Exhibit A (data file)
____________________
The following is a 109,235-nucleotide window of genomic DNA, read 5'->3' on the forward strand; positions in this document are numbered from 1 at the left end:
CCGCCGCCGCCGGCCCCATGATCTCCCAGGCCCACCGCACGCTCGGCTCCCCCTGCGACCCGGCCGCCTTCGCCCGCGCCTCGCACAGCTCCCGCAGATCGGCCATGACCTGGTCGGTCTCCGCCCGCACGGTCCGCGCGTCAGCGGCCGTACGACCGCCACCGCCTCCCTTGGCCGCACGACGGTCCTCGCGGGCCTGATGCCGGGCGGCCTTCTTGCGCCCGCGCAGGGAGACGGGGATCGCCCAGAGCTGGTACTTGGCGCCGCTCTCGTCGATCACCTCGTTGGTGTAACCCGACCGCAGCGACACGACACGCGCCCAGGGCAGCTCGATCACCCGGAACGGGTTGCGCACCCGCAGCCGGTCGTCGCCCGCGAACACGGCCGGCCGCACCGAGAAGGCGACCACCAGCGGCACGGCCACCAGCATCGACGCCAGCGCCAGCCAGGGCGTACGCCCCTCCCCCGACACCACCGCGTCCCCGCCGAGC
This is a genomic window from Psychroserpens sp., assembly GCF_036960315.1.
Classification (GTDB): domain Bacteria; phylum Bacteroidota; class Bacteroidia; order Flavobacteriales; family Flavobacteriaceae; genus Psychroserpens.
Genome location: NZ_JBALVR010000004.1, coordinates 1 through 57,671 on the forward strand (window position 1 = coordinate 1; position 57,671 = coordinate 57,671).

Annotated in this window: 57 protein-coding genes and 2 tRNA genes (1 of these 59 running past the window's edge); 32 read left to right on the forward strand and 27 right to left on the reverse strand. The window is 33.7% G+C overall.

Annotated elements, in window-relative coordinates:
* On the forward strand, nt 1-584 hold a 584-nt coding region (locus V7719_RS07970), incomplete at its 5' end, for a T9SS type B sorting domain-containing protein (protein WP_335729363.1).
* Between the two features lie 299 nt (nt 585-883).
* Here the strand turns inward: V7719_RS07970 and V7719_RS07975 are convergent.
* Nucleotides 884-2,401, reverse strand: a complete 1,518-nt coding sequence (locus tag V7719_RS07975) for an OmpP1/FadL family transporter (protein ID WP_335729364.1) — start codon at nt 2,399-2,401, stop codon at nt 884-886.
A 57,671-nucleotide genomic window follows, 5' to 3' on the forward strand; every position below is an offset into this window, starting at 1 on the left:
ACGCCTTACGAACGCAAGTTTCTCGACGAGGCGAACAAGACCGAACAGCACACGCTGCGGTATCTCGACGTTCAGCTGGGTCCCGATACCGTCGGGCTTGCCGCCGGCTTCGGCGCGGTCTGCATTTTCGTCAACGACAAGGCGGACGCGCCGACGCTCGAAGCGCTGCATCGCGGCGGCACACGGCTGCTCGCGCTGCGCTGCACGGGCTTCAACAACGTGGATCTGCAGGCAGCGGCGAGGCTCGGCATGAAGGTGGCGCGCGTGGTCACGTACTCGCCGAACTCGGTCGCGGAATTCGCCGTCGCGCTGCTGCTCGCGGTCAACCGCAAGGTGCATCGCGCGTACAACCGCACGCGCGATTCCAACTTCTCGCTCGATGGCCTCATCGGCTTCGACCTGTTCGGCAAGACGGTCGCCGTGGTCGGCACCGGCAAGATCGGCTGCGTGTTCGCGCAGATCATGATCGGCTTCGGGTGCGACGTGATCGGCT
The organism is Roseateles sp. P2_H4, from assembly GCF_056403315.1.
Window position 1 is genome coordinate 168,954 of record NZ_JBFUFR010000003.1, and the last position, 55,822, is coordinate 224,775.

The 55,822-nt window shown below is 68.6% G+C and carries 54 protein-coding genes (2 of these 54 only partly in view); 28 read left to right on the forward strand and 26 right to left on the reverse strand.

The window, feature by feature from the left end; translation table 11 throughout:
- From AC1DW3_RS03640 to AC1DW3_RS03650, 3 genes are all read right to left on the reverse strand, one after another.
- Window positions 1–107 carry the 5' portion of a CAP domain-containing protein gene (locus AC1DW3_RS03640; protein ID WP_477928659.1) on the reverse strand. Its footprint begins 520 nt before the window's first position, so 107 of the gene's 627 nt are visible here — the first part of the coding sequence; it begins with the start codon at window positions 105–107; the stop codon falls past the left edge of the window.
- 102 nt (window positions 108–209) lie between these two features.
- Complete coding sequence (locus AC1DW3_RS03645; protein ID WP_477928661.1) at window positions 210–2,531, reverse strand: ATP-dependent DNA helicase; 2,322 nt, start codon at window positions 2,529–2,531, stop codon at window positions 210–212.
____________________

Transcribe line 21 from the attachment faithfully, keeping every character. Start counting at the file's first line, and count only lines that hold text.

- Complete coding sequence (locus AC1DW3_RS03645; protein ID WP_477928661.1) at window positions 210–2,531, reverse strand: ATP-dependent DNA helicase; 2,322 nt, start codon at window positions 2,529–2,531, stop codon at window positions 210–212.